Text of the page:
By Julia Fioretti
The French data protection authority has fined Google 100,000 euros (NZ$166,889) for not scrubbing web search results widely enough in response to a European privacy ruling.
The only way for Google to uphold the privacy ruling was by delisting results popping up under name searches and linking them instead to outdated information across all its websites, the Commission Nationale de l'Informatique et des Libertes (CNIL) said in a statement on Thursday.
The US internet giant has been at loggerheads with several European Union data protection authorities since the European Court of Justice ruled in May 2014 that people could ask search engines, such as Google and Microsoft's Bing, to remove inadequate or irrelevant information -- dubbed the "right to be forgotten".
Google complied, but only scrubbed results across its European websites such as Google.de in Germany and Google.fr in France on the grounds that to do otherwise would have a chilling effect on the free flow of information.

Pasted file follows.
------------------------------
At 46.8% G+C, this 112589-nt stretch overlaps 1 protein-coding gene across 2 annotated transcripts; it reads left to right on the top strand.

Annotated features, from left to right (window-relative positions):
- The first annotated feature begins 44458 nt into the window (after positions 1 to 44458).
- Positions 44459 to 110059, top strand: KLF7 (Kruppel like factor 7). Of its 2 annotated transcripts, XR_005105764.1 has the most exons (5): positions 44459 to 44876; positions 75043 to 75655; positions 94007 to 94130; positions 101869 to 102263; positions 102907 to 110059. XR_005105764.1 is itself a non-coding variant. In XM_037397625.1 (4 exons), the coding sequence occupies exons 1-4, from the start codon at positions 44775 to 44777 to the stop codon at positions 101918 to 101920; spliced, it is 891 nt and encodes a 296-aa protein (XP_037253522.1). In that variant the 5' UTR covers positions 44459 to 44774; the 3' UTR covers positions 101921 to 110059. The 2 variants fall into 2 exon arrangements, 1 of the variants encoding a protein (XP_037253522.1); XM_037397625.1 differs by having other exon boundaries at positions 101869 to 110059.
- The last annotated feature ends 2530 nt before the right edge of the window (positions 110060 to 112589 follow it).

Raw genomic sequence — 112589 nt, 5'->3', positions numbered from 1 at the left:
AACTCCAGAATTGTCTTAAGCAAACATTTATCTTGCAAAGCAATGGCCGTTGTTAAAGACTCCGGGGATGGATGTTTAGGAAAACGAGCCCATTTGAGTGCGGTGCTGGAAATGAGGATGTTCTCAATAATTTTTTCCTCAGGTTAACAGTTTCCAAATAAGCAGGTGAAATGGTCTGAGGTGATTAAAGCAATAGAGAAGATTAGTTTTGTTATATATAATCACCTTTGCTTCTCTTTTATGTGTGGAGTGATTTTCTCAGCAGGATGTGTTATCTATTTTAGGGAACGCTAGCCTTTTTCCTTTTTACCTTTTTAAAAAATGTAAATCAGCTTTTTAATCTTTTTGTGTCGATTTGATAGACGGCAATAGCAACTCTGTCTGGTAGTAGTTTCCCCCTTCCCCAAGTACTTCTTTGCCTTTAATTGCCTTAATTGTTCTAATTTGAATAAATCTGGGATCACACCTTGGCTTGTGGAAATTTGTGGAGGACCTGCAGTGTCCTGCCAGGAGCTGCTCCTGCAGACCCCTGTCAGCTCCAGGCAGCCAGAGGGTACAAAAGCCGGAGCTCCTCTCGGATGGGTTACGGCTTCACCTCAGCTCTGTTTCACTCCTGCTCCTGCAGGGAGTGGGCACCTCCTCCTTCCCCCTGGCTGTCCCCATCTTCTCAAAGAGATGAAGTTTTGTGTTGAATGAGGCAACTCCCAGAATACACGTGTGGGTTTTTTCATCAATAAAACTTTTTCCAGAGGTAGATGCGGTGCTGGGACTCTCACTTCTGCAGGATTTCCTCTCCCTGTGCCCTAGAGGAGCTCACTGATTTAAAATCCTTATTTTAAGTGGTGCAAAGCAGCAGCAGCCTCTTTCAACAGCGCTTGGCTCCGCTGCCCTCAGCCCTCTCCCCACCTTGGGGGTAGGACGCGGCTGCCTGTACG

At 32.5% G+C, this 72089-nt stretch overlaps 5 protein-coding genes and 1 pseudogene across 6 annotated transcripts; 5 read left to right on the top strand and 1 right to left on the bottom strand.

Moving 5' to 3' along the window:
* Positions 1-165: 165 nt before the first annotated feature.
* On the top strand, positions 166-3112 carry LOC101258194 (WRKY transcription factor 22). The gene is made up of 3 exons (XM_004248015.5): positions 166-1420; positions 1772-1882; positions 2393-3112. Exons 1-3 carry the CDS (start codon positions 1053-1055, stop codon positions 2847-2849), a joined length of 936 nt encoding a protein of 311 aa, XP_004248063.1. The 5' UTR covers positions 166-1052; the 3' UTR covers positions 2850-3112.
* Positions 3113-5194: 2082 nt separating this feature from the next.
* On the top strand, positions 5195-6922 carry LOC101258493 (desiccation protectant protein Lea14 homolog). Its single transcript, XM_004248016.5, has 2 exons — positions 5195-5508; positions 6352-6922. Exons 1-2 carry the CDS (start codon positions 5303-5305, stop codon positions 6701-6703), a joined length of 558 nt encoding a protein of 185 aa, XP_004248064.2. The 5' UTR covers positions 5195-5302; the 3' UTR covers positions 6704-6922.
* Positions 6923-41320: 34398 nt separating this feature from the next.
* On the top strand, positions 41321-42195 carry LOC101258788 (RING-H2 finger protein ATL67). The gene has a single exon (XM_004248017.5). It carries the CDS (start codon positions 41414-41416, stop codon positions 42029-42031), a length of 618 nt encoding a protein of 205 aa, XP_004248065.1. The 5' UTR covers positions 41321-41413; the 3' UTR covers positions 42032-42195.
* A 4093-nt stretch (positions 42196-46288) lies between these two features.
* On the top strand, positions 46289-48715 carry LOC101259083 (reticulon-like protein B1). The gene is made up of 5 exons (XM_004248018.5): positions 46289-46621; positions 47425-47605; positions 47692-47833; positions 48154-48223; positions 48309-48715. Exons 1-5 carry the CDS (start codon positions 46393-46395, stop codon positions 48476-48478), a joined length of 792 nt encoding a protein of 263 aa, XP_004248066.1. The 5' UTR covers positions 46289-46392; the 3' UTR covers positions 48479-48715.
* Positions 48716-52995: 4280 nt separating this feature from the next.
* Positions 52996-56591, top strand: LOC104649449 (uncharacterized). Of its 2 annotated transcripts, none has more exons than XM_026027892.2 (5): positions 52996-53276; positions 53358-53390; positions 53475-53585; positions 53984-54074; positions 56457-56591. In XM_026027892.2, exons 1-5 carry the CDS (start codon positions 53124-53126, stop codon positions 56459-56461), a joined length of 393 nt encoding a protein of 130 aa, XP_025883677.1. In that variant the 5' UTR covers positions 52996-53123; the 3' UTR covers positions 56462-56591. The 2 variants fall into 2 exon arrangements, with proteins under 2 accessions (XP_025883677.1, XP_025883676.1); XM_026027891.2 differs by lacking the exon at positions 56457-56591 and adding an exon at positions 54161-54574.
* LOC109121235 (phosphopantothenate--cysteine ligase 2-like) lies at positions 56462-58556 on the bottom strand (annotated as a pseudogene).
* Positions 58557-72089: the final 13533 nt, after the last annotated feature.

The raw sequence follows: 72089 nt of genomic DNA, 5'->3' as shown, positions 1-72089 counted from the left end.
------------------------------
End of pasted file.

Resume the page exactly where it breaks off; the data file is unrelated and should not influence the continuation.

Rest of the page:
In May last year, the CNIL ordered Google to expand its application of the ruling to all its domains, including Google.com, because of the ease of switching from a European domain to Google.com.
"Contrary to Google's statements, applying delisting to all of the extensions does not curtail freedom of expression insofar as it does not entail any deletion of content from the internet," the CNIL said.
A spokesman for Google, now a unit of holding company Alphabet Inc, said the company had worked hard to implement the "right to be forgotten ruling thoughtfully and comprehensively in Europe".
"But as a matter of principle, we disagree with the CNIL's assertion that it has the authority to control the content that people can access outside France, and we plan to appeal their ruling."